Machine Learning, Higher Education, and Bias

This week I am attending the Open Source Conference (OSCON) and learning about all kinds of new open source software and projects.  One of the popular new technologies being applied to many problems is machine learning, which is a technique used to extract meaning from data without explicitly programming the computer to follow certain pre-defined rules.  Instead, the software intuits connections between data from the past to predict future outcomes.

Machine learning is being used to analyze data in higher education.  For instance, Moodle has a built-in  analytics tool that can make predictions such as whether a student will be likely to drop out of a class.  The tool uses aggregated student data from past courses, including the amount of interaction with activities in the class (Swarthmore has not activated this Moodle feature and has no plans to turn it on).  

There are lots of other places that can make use of machine learning.  The Slate admissions service has a module to predict which accepted students will ultimately end up enrolling in the college based on their application data.

The appeal of these systems is that we can use the data already being collected about students to help us achieve better educational outcomes.  We might get an early warning if a student might be struggling in a class or recommend courses of interest to a student.

One of the main concerns about machine learning is that by training the software on past data, it can reinforce existing biases.  One particularly egregious example of reinforced bias occurred when company designed a machine learning program to automatically review resumes with the goal of determining the best candidates for job openings.  The existing employee pool may not have been particularly diverse because:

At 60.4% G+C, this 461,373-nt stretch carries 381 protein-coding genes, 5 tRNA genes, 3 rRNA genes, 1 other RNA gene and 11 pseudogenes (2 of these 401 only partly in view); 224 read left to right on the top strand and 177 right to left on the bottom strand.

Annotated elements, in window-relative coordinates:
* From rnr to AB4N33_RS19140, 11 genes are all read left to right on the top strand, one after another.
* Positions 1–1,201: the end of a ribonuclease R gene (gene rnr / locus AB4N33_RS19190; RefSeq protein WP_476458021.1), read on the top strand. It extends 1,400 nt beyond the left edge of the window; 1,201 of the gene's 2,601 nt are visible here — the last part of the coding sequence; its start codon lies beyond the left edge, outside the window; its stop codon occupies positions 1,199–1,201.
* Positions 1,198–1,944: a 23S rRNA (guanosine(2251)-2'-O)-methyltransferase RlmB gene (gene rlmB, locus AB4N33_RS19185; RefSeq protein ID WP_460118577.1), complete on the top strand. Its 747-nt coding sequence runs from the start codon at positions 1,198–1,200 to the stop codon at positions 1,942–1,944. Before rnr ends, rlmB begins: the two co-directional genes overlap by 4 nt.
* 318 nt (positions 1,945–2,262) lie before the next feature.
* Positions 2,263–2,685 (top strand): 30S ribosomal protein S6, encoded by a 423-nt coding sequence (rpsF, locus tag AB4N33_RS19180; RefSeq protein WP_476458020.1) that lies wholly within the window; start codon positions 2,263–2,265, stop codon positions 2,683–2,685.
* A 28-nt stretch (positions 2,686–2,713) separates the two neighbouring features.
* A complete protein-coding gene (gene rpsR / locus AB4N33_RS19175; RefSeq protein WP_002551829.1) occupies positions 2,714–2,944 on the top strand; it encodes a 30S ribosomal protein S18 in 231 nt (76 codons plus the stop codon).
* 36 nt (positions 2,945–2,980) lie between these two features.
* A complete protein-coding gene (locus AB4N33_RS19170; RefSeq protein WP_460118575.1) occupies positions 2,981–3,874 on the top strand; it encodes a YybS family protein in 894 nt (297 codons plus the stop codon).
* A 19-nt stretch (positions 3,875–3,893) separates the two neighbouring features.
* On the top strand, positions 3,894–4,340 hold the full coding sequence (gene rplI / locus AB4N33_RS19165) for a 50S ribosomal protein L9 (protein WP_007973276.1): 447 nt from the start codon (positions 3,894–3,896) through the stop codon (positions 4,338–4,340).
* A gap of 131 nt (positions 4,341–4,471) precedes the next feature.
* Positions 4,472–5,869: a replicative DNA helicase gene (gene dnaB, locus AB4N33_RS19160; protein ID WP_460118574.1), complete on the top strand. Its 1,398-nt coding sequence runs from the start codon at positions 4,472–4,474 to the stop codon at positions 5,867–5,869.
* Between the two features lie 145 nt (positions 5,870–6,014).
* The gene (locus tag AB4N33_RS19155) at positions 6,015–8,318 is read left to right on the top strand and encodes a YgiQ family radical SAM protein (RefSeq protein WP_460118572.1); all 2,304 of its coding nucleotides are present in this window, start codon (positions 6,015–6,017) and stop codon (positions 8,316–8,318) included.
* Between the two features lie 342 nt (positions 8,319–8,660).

… the algorithm found two factors to be most indicative of job performance: their name was Jared, and whether they played high school lacrosse.

Companies are on the hook if their hiring algorithms are biased, Dave Gershgorn, Quartz, October 22, 2018

Because the details of why the machine learning algorithm makes connections are hidden, these biases can be hard to detect.

Swarthmore ITS staff keeps abreast of emerging technologies and carefully evaluates new products, discussing different options with campus constituents before implementing new services.  If you have any questions or concerns, please get in touch with us.